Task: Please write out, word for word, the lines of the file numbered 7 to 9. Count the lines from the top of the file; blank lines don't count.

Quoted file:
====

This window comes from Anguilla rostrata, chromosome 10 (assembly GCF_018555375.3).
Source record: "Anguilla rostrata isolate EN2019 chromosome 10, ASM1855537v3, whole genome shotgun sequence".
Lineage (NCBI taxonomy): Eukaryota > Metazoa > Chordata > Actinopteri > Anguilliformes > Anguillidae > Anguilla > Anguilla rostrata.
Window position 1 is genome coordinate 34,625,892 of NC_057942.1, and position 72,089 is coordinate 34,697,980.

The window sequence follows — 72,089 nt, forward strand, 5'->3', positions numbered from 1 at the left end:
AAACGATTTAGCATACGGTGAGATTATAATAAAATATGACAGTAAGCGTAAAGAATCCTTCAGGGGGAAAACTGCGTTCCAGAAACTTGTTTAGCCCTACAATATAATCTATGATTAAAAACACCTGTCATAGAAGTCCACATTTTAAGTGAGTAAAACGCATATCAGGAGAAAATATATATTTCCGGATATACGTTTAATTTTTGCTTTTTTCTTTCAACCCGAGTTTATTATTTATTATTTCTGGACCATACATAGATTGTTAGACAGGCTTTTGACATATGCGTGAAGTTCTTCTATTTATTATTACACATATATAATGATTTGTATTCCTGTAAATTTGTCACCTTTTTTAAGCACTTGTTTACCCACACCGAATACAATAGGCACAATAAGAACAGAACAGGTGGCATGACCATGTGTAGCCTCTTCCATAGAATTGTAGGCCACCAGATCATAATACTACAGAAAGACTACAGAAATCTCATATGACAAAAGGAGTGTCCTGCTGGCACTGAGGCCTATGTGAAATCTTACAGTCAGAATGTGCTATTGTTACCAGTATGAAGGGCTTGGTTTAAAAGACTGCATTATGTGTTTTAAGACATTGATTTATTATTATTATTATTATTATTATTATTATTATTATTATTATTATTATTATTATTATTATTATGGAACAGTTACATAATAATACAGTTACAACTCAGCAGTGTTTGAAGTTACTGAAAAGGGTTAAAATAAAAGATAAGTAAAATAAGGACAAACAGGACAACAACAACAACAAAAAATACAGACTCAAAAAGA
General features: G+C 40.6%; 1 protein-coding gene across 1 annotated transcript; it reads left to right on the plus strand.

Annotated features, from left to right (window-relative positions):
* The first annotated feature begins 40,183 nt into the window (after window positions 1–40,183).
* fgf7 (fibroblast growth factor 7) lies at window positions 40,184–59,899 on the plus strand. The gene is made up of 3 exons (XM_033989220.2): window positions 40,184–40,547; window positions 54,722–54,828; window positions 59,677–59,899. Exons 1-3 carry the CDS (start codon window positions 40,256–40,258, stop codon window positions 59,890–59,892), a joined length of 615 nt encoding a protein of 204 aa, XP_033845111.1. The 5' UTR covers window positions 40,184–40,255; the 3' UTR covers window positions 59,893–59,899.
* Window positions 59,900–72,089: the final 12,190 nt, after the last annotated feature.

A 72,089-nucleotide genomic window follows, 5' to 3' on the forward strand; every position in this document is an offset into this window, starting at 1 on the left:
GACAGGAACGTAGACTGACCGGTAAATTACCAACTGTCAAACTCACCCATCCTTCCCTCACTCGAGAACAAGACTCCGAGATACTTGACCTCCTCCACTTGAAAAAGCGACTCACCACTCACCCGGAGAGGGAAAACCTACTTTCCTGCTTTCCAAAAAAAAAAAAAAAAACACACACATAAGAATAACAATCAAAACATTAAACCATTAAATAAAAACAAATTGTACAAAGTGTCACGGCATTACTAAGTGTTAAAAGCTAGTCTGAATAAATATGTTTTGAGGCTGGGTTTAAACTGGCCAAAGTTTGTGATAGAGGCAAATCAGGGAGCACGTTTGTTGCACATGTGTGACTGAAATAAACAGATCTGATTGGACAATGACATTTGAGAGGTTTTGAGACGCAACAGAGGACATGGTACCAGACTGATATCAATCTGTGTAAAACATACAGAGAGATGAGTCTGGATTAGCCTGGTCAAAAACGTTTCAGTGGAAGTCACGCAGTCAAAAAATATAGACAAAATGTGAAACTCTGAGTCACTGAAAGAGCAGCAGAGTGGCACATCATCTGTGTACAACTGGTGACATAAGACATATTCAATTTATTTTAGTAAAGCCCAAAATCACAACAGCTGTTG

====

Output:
General features: G+C 40.6%; 1 protein-coding gene across 1 annotated transcript; it reads left to right on the plus strand.

Annotated features, from left to right (window-relative positions):
* The first annotated feature begins 40,183 nt into the window (after window positions 1–40,183).